Don’t Fall in Love with Your Hypothesis
Department of Biology, COS
134 Mugar, 203A
360 Huntington Ave
Boston, MA 02115
I was part of the King’s lab family from 2006 until 2012. My PhD project was a collaboration between my PhD advisor at Northeastern University, Dr. Jacqueline Piret, and Jon’s lab at MIT. As an enthusiastic, but a bit inexperienced graduate student, I was quite focused on the project – studying the intracellular assembly of cyanophage Syn5. The most challenging part of my project was finding out if a precursor shell, the procapsid, existed for this bacteriophage (Raytcheva et al. 2406-2415). It took more than a year to finally obtain data supporting our hypothesis. I was incredibly thrilled and excited as I walked into Jon’s office expecting a small celebration of the success. I was quite puzzled, and frankly a bit upset, when instead he started critiquing the results. He was asking questions on the procedural details, the experimental conditions, the controls used. He also suggested more experiments I needed to do before we can confirm the results. I remember walking out of his office wondering: why is Jon not excited? Why is he trying to poke holes in the results? I worked so hard to obtain these data! Well, it took me some time but eventually I realized that Jon practiced what he preached – never fall in love with your hypothesis. Instead, have many hypotheses and look at the results with all of them in mind. Additionally, I had a tendency to focus only on the results directly related to the research question I was investigating. He taught me not to overlook any of the findings regardless of how minor or irrelevant they seemed. I am now an associate teaching professor at Northeastern University. One of the classes I teach is a project-based lab research class. Students work in groups to design and execute their own experiments. As I guide these young scientists through their projects, I often catch myself quoting Jon, as best as I can by memory, and teaching them all the lessons I learned from him.
Learning how to be a better researcher at the bench, was not the only valuable takeaway from my time working with Jon. True collaboration among scientists was another important one. It started with the collaborative nature of my PhD project. I watched Jacqueline and Jon work closely together writing grant proposals and brainstorming project ideas. Both of them strongly encouraged collaborations among lab members. I was a bit hesitant at first to accept help from other people, because I had this belief that as a graduate student my project was my responsibility and it was my job to execute the project all by myself and face all challenges on my own. I am truly grateful to Jon and Jacqueline for showing me that collaboration among scientist is welcome, important, and leads to more complete research findings. As I worked closely with Cammie Haase-Pettingell on my phage assembly project, and as I helped Dr. Wei Dai grow the oceanic Synechococcus bacteria in the lab in Houston (Dai et al. 707-710), I realized that I loved working as part of a team. This served me well during my time as a postdoctoral researcher at Tufts Medical School where close team work was the norm. As a faculty at Northeastern University, I strive to create a supportive environment for my colleagues. Teaching can feel lonely but it doesn’t have to be and there is so much we can learn from each other. I also carefully guide my students through group work, and help them develop the skills and tools they will need to thrive in a team. I wish all graduate students have the opportunity to experience the benefits of team work.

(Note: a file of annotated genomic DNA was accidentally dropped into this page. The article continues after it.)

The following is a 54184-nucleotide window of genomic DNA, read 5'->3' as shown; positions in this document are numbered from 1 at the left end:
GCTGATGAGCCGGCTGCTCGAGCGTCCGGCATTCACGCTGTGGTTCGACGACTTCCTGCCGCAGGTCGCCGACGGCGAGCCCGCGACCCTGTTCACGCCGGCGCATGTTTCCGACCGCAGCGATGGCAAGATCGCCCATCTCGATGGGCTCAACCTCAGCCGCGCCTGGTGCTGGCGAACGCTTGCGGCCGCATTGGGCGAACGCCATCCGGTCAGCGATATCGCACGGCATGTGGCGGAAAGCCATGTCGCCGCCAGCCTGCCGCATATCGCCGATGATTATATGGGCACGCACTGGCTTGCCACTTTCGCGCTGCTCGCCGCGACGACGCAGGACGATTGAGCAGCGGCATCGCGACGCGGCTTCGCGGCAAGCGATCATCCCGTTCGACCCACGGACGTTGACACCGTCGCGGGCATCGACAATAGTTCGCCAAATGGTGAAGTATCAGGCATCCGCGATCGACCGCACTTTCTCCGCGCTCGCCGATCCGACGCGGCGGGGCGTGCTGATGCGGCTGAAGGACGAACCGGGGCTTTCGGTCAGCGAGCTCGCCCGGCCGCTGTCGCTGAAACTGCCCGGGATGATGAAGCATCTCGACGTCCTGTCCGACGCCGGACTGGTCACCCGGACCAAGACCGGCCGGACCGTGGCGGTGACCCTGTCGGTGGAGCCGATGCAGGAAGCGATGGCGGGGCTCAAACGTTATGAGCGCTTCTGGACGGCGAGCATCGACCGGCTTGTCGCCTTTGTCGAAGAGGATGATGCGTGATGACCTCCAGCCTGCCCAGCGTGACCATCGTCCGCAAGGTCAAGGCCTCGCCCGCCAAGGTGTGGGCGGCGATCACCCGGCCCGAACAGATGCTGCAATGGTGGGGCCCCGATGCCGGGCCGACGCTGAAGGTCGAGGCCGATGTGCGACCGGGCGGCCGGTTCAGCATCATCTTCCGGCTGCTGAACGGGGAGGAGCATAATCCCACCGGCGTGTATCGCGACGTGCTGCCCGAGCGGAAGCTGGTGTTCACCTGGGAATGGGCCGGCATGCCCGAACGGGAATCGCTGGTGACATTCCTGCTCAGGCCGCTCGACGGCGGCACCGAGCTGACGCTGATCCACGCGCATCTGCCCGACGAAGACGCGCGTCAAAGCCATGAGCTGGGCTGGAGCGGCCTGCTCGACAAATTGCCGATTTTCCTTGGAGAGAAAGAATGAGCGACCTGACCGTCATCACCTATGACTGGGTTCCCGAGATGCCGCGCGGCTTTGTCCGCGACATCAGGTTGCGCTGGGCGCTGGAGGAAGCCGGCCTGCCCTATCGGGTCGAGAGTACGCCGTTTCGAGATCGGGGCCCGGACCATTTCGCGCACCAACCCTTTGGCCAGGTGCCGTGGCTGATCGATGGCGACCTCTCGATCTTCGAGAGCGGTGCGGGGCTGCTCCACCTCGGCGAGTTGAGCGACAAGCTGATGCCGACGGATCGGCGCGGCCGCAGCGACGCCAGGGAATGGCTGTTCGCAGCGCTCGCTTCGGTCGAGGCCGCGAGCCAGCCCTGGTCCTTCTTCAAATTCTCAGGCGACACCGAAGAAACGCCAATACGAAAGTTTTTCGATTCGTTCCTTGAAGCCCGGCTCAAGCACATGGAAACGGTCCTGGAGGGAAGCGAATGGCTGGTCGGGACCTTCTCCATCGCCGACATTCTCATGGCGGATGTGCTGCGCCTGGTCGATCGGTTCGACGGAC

Last but not least, I will forever remember how much Jon cared about the people in his lab. He took time to get to know us, and was genuinely interested in learning about our journeys and past experiences. For him, we were not just scientists working with him but people with interests and lives outside of the lab. He encouraged us to pursue those interests and to get involved in our communities. He showed us how with his involvement in numerous and different outreach projects. He acknowledged that our lives and work were intertwined with the lives of our families, and was trying to be as supportive as possible when needed. Close family members were always invited and welcome to the lab celebrations at his home. When advising us on our career moves, he never forgot about our loved ones and how they will be affected by our choices. As I work with my students, whether there are 16 or 160 in the room, I try to get to know them a little bit as people. I will always remember, that a little kindness and caring from a mentor or a professor goes a long way and will touch many people down the road.
Desislava A. Raytcheva, et al. “Intracellular Assembly of Cyanophage Syn5 Proceeds through a Scaffold-Containing Procapsid.” Journal of Virology 85.5 (2011): 2406-15. MEDLINE. Web.
Wei Dai, et al. “Visualizing virus assembly intermediates inside marine cyanobacteria.” Nature (London) 502.7473 (2013): 707-10. MEDLINE. Web.